FTSE Russell to exclude Snap from stock indexes over voting rights

BOSTON/SAN FRANCISCO (Reuters) - FTSE Russell said on Wednesday it planned to exclude Snap Inc SNAP.N from its widely followed stock indexes because the owner of the Snapchat messaging app has an unusual share structure that denies voting rights to investors.

The logo of messaging app Snapchat is seen at a booth at TechFair LA, a technology job fair, in Los Angeles, California, U.S., January 26, 2017. REUTERS/Lucy Nicholson

The stock index provider said it made the decision based on client feedback, the latest sign of the growing importance of corporate governance rights to investors even as technology companies move to concentrate power with insiders.

It plans to require new constituents of its indexes to have at least 5 percent of their voting rights in the hands of public shareholders, though current constituents will be given a five-year grace period to comply.

FTSE Russell Chief Executive Mark Makepeace told Reuters in an interview many of his clients had worried that Snap’s structure could set a bad precedent.

“There were strong opinions that voting rights are an important issue. For shareholders to perform their function they have to be able to influence a company,” he said. “Shareholders won’t be able to hold boards accountable if they don’t have voting rights,” Makepeace said.

He added that some clients may now push for an even higher minimum voting standard, though he does not expect an adjustment before the plans become effective in September.

“We may hear views asking for a higher minimum, but I think this represents a very strong first step and I think it’s a prudent way forward that recognizes the issues investors are raising,” he said.

A Snap representative did not immediately respond to a request for comment.

Inclusion in a stock index has been an important milestone for young companies, bringing their shares into many passive funds and others that closely follow indexes like the S&P 500, a guide for trillions of dollars of capital worldwide.

The FTSE Russell decision now means that funds like the $19 billion iShares Russell 1000 ETF would not hold Snap and, potentially, other companies already in the index that have less than 5 percent of voting rights in public hands unless they make changes.

FTSE Russell said that set could include companies like Match Group MTCH.O, owner of dating app, and software maker Mulesoft MULE.N. A representative for Match Group did not respond to a request for comment, and a Mulesoft spokeswoman declined to comment.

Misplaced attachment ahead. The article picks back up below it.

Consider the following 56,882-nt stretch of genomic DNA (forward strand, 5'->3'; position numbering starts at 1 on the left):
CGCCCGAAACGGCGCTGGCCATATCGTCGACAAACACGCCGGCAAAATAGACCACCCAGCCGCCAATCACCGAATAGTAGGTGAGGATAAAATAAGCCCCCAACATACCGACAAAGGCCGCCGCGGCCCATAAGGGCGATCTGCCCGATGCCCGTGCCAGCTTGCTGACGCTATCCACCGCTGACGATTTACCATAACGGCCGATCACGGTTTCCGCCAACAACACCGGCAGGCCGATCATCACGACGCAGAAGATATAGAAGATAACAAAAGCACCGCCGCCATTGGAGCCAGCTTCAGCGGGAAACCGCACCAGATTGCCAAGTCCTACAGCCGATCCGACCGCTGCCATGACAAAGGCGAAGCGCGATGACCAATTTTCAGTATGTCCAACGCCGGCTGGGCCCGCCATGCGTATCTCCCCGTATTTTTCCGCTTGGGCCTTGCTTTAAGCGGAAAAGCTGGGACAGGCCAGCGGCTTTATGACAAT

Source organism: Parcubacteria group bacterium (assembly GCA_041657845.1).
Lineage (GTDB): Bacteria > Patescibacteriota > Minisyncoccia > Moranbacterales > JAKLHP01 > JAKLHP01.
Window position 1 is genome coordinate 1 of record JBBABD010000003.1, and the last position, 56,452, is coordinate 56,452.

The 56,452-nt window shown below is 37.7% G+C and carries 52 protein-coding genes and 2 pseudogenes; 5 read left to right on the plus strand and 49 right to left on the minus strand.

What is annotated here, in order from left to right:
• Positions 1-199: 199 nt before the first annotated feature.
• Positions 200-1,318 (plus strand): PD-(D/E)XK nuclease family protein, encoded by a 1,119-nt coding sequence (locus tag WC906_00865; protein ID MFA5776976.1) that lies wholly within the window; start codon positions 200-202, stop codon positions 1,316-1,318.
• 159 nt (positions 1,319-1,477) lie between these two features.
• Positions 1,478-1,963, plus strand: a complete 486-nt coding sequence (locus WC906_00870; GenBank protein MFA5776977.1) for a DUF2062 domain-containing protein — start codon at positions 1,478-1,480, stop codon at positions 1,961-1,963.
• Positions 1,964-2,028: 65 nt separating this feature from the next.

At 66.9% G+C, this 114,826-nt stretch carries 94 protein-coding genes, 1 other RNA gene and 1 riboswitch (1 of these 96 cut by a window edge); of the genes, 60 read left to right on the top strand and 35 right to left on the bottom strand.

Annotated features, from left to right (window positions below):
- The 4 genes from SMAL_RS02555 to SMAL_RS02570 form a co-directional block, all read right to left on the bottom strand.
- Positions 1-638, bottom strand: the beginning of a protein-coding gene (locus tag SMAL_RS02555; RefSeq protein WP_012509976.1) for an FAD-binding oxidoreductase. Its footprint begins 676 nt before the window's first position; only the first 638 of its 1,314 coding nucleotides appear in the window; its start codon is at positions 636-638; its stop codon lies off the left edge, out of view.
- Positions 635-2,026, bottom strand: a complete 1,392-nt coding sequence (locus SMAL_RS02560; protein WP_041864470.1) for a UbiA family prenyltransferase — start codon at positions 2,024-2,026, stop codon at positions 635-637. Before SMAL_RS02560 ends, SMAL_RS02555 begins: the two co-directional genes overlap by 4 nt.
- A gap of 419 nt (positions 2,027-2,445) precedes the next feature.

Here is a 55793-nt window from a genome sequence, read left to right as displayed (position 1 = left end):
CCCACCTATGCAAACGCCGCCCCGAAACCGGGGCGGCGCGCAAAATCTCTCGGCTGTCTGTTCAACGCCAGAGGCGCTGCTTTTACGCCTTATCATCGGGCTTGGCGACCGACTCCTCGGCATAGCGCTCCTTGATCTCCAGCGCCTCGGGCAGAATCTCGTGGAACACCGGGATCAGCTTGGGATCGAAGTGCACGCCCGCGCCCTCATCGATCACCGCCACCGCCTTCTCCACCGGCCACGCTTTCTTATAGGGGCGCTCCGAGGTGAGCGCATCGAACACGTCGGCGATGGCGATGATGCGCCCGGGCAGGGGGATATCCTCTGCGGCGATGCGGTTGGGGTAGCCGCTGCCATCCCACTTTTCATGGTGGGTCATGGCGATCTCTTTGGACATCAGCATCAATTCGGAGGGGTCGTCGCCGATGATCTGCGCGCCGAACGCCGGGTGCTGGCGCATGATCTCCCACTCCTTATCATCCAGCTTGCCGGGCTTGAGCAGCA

How index providers should treat companies with unequal voting rights has been a hot topic for technology investors after Snap disclosed its unprecedented corporate structure ahead of its $3.4 billion initial public offering in March.

Big investment firms like BlackRock Inc BLK.N and State Street Corp STT.N have stressed their attention to shareholder rights lately.

That could put those firms on a collision course with Silicon Valley companies keen on keeping decision-making power in the hands of founders and other insiders - although to be sure many big fund managers went ahead and bought Snap despite its structure.

The Council of Institutional Investors, whose members include big pension funds critical of Snap’s structure, praised FTSE Russell’s decision and said it could put pressure on other index providers to take similar steps.

“FTSE Russell’s decision is a rebuke to companies that would deny public shareholders any voice in company matters,” said the group’s executive director, Ken Bertsch, in an e-mailed statement.

Snap surged in early trading following its market debut but since then has collapsed to 21 percent below its IPO price. Investors worry about competition from Facebook and the looming expiries of insider- and employee-trading restrictions that could lead to a flood of shares on the market.

Shares of Snap were unchanged in extended trade, after closing down 3.53 percent at $13.40, a new low, on the New York Stock Exchange.

Reporting by Ross Kerber in Boston and Noel Randewich in San Francisco.; Editing by Tom Brown and Andrew Hay